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December 2008 - Wrong advice couple loses house

Wrong advice couple loses house

☳ by Adam Aspilla

Advice is a cheap commodity. You can easily get advice from anybody you know like: your friends, relatives, co-workers and neighbors for free even if they are not expert on the subject you seek for an advice. Even if they are not doctors, they can give you medical advice. Even if they are not lawyers, they can give you legal advice and even if they are not financial counselors, they can give you advice on financial matters that could include debt management, mortgage financing, credit counseling, consumer proposal and bankruptcy.

If you follow an advice from a person who is not an expert, more often than not, you would be in trouble. In fact, not all advice from experts is always appropriate for your situation.

A good example was a retired couple. Their combined net monthly income from pensions was $2,600.00. They owned a house with practically zero equity. They overused their credit cards for the renovation of their house. Their total credit card debt was about $25,000.00. Combining the mortgage payment and payments for their credit cards, their pensions were not enough to pay their monthly obligations.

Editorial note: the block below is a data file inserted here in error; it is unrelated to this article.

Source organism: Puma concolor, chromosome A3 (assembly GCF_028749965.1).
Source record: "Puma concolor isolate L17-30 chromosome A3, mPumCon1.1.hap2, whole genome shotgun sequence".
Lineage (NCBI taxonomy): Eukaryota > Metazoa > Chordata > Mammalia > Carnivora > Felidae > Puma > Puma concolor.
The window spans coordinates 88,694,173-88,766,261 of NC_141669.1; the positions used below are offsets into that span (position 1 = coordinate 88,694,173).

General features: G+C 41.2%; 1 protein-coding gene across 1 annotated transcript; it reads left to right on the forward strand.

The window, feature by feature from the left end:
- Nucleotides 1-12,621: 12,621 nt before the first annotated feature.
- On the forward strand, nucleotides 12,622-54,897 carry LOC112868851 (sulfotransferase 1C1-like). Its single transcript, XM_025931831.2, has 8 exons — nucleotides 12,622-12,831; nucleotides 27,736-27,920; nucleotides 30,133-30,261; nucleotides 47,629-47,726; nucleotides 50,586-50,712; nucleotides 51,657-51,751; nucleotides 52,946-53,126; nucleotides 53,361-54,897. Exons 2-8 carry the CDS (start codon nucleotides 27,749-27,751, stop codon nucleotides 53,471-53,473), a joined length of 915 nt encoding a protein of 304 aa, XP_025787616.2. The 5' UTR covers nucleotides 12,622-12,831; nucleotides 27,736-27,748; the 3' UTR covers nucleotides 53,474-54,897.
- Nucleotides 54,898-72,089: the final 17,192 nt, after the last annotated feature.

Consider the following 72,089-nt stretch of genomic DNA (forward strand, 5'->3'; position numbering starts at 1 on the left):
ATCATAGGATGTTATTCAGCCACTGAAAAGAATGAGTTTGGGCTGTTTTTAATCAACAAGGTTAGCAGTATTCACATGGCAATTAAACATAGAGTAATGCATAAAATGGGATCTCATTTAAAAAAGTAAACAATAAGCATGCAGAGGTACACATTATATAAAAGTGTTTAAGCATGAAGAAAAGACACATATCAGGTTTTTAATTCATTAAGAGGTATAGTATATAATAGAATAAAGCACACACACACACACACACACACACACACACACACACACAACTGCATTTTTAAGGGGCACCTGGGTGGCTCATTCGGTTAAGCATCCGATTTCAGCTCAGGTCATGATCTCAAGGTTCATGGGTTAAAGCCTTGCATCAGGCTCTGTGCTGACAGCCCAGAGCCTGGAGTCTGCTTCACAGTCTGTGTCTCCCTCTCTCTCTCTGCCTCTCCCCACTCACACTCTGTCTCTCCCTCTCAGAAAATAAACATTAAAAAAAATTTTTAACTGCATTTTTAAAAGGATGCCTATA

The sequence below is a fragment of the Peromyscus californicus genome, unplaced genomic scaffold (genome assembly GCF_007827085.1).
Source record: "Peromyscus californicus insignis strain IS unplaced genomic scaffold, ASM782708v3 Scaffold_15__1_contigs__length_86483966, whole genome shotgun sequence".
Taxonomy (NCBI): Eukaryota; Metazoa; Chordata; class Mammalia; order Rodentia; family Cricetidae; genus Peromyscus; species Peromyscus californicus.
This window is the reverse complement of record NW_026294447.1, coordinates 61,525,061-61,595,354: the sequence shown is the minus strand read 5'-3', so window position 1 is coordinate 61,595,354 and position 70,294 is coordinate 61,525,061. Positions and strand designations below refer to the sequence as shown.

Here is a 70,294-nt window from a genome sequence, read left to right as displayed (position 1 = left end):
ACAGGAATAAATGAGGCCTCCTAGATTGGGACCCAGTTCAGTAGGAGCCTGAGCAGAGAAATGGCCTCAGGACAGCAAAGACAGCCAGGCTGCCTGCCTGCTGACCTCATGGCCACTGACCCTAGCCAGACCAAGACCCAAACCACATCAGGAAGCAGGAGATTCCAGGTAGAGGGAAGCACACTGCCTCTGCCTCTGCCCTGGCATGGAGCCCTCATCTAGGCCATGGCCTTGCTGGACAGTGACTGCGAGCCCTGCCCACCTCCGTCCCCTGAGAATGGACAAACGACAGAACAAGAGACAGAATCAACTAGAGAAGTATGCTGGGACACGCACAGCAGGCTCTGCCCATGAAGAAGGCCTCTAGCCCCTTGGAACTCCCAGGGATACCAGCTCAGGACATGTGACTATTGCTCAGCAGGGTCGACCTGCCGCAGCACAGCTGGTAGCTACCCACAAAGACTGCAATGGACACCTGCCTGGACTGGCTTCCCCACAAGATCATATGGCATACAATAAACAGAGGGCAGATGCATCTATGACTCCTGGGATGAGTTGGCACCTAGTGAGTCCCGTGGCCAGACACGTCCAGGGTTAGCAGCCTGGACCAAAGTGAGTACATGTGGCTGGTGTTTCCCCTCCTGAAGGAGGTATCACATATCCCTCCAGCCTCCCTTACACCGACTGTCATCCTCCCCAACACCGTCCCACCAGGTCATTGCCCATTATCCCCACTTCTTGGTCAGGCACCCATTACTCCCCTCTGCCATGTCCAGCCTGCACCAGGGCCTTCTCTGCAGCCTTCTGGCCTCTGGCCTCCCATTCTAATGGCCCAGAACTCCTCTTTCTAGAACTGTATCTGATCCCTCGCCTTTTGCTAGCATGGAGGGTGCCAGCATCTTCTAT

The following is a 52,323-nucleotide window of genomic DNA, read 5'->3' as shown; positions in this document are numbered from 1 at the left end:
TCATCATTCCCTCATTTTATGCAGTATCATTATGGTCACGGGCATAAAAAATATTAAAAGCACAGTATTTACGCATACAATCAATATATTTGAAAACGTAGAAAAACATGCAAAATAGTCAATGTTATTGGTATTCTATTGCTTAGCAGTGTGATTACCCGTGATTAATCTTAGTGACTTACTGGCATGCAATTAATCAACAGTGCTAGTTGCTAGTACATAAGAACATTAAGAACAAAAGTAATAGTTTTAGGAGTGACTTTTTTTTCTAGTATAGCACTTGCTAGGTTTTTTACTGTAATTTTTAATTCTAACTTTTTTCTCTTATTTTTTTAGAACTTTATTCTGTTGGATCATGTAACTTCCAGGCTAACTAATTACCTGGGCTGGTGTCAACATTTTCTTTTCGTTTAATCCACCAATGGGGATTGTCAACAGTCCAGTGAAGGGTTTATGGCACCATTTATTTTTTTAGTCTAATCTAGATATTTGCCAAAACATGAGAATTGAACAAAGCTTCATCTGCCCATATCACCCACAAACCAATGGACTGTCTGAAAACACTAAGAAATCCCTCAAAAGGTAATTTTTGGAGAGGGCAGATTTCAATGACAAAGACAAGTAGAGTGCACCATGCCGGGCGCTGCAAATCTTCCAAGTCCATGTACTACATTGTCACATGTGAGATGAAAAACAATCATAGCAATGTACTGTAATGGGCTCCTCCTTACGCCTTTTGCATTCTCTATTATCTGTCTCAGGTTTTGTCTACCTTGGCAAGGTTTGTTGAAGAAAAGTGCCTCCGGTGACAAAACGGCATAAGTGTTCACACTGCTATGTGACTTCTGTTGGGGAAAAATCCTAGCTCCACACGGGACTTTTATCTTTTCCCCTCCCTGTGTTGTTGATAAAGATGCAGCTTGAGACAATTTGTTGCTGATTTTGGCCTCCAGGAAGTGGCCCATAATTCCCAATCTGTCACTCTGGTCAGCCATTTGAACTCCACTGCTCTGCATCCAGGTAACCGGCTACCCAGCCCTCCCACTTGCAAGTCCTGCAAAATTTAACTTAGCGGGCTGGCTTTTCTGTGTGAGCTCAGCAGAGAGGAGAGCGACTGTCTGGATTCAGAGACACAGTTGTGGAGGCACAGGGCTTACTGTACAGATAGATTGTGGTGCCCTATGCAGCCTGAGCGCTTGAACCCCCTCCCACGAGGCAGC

Then, they went to their bank to apply for consolidation loan, but they were turned down as they were loaded with debts, no equity on their house and low income.

Next, they went to a financial counselor for an advice. They were advised to file a consumer proposal. They followed the advice and filed a consumer proposal. Two years later they default their payments on their proposal as their pensions barely enough to met their basic expenses. The proposal did not really solve their financial problem.

As a result, their proposal was cancelled and their creditors were running after them on the original amount owing of $25,000.00 plus interest in arrears for two years.

Without any other alternative, they decided to file for bankruptcy. Unfortunately, they lost the house as they did not have money or capacity to pay the equity built up over the years since they filed consumer proposal.

Had they got proper advice, they could have filed bankruptcy at the outset, and keep the house instead of a consumer proposal. Bankruptcy was the ideal solution of their financial situation, because they do not have much income and the house had no equity at the time of the proposal.

To avoid the above case scenario, it would be prudent to seek a second opinion even if an advice comes from an expert. 

 

Adam Aspilla is a Senior Financial Counselor of the Debt Clinic of Canada Inc. and the author of the book, You Can Negotiate All Your Debts. He also writes a biweekly column, “What Matters In Life” in “Taliba Newspaper. For free initial, professional and confidential consultation, please call 905-306-7572.